MotoGP points leader Quartararo hasn't enjoyed riding "for a long time"

MotoGP championship leader Fabio Quartararo admits his struggles with the Yamaha in 2022 have led to him "not enjoying riding a bike in a race for a long time".

Fabio Quartararo, Yamaha Factory Racing, Francesco Bagnaia, Ducati Team

Quartararo has endured a largely difficult second half to the 2022 season on the underpowered Yamaha package.

With its difficulties in being able to overtake, Quartararo was unable to minimise the damage of a long lap penalty at Silverstone – leaving him eighth – while he could only muster fifth at Misano and eighth last weekend at Motegi, while at Aragon he crashed on lap one.

With just one podium to his credit in the last six races, Quartararo's championship lead was just 10 points before a crash in Japan for Ducati's Francesco Bagnaia and a difficult run to 16th for Aleix Espargaro allowed the Frenchman to open up his advantage to 18.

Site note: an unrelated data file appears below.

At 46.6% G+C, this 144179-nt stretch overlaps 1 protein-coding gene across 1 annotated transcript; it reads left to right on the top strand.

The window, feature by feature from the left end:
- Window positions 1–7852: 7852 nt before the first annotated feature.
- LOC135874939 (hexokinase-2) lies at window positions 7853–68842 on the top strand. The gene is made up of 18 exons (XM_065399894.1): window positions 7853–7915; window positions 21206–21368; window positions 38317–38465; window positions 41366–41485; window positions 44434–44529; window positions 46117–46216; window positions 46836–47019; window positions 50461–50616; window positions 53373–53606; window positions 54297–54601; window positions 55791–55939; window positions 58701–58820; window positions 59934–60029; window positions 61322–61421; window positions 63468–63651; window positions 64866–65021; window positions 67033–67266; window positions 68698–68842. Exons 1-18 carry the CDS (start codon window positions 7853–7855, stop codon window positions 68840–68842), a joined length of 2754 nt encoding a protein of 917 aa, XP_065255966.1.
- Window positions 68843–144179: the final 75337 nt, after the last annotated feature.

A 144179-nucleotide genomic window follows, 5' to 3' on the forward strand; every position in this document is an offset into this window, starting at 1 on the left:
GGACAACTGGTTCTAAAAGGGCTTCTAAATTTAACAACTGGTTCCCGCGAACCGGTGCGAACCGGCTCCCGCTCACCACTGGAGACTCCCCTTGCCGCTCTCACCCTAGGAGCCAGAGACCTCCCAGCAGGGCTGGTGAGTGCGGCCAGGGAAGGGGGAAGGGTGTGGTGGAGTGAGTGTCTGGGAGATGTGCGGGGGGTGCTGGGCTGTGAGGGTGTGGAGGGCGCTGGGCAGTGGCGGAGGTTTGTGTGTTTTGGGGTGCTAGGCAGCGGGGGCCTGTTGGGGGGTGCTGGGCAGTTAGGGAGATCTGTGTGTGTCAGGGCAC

Conceding his own Motegi race was "frustrating" as he simply couldn't overtake anyone, Quartararo revealed that he just isn't enjoying riding the Yamaha right now.

"You have to think about the future, and that's the next race because we won't be back in Japan until next year, and then we'll have a better bike," Quartararo said.

"I haven't enjoyed riding a bike in a race for a long time.

"If you don't go out in the front row, [you can wave] bye-bye [to your chances of winning]."

Fabio Quartararo, Yamaha Factory Racing

Fabio Quartararo, Yamaha Factory Racing

Photo by: Dorna

This adds to comments Quartararo made earlier in the summer when he said he wasn't enjoying riding the Yamaha in qualifying trim, as the lap times weren't coming as easy to him as they were in previous years.

This is reflected in the fact he has just one pole to his name in 2022 and only four other front-row appearances.

Yamaha has been hard at work in Japan developing a more powerful engine for the 2023 season, which Quartararo tested at Misano following the San Marino GP.

Developed with the help of ex-F1 engine chief Luca Marmorini as a consultant, Quartararo heaped praise on the new motor – even if he felt there was still more to be done on it before it was race ready.

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